MTSS is a system-level initiative that helps districts across the country improve student outcomes through the use of screeners, a continuum of tiered support, progress monitoring, and data-based decision-making. And as a system-level solution, MTSS is collaborative, involving all stakeholders in data-driven decision-making to best support students. 

    a. Build Your MTSS Teams 

    The MTSS team is the problem-solving team, and it will drive the system of MTSS. By proactively creating this team before the onset of a school year, leadership can ensure that there is a team of individuals who are available to answer questions, guide processes, and evaluate the health of their MTSS system. These teams should exist at each school, with a district-level team to help with the implementation and ongoing analysis of the district-wide MTSS practice. Check out the table below for guidance on who should be on a school-based MTSS team. 


    MTSS Team Members

    Roles and Responsibilities 

    Administrative Representative

    Leadership, Facilitates monitoring and MTSS processes, Ensures school schedule and resource allocation are aligned to MTSS practice, Ensures next steps are documented 

    MTSS Team Coordinator 

    School-based representatives that coordinate and set agenda for MTSS team meetings, Expert on MTSS and data analysis, Identifies trends in MTSS data, Ensures next steps are documented 

    Grade-Level/Content Area Representative(s)

    Liaison between Departments and MTSS team, Attends PLC/MTSS meetings,
    Ensures next steps are documented  

    Specialists (Rotating members) 

    Inclusion of specialist members: ELL teachers, speech/language pathologist, interventionists, and behavior specialists, Ensures next steps are documented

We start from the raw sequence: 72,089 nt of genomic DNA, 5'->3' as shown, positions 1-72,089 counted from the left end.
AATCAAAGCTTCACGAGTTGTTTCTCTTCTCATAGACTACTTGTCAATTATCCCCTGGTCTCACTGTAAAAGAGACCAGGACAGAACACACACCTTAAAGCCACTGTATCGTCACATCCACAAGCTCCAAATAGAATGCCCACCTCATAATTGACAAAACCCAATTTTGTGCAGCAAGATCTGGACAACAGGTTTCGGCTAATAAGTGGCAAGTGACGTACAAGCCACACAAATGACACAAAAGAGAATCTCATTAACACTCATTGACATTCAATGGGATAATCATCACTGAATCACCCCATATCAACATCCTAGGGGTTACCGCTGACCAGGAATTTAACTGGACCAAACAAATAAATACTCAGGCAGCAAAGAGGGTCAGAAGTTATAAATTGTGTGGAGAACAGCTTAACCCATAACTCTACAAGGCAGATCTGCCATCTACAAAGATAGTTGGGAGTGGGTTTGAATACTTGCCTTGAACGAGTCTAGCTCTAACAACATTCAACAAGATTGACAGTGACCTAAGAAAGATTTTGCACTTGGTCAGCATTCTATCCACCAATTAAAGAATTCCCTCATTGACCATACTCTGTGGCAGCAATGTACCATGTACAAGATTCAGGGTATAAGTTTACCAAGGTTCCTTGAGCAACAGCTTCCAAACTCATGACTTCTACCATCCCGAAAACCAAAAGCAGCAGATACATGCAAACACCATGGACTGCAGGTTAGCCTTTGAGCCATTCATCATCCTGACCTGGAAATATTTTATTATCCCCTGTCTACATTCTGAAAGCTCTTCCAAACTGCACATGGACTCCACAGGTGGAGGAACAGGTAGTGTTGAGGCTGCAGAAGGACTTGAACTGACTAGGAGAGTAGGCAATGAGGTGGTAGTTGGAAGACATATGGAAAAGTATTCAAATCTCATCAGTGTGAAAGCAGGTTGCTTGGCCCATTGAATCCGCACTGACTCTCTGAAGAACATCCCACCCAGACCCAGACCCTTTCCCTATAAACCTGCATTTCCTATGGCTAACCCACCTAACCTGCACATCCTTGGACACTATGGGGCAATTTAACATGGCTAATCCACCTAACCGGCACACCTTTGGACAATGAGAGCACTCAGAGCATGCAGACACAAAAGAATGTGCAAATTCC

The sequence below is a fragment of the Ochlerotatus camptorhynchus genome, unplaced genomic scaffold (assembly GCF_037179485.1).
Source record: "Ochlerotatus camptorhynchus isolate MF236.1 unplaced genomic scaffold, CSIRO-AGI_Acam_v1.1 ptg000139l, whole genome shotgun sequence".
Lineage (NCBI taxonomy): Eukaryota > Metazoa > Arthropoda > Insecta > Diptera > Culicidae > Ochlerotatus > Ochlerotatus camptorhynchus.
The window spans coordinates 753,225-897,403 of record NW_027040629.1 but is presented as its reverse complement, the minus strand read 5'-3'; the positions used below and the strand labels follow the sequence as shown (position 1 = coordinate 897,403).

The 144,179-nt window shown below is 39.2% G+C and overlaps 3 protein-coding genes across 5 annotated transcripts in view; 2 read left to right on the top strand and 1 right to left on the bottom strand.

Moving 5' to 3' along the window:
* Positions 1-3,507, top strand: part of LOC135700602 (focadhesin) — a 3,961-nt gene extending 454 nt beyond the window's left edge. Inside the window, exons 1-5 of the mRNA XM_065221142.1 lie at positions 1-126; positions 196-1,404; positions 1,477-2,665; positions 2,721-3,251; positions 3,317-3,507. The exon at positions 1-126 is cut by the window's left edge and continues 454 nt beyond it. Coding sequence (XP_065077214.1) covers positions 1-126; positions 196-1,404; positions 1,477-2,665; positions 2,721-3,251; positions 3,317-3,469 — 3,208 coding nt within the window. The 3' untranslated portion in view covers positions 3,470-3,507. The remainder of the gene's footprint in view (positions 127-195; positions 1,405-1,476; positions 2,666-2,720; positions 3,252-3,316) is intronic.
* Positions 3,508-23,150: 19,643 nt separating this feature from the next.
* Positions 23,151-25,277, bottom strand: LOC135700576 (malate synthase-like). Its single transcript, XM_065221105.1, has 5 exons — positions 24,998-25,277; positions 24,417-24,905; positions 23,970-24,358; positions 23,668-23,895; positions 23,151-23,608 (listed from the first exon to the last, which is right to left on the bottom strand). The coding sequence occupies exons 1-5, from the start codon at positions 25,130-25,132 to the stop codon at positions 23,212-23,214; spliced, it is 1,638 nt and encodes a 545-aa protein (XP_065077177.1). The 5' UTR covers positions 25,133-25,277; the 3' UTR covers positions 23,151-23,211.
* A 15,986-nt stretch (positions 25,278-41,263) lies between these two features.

Classroom Teacher(s) 

    Provide voice of classroom teachers, Expertise and knowledge on specific students, 

    Ensures next steps are documented and followed through in the classroom 

    b. Allocate Your Resources to Support MTSS

    Key MTSS resources are needed to ensure that educators have access to what they need, when they need it. The following resources should be accounted for prior to the start of the school year in which MTSS will be implemented or revised. 

    • Valid and reliable assessments to screen and progress monitor

    • Robust data-driven resources for support, enrichment, and intervention are in place

    • Professional learning to develop or refine MTSS foundational knowledge for all stakeholders 

    • Infrastructure updates to accommodate sessions to provide support and intervention for students as well as for stakeholders to attend MTSS-related meetings

    • Evidence-based intervention strategies and resources 

    • Professional learning and evidence-based resources for differentiated core instruction

    • Resource the enables clear and efficient data collection, and analysis (such as an MTSS Management Software)

    c. Create a Clear Vision and Understanding of MTSS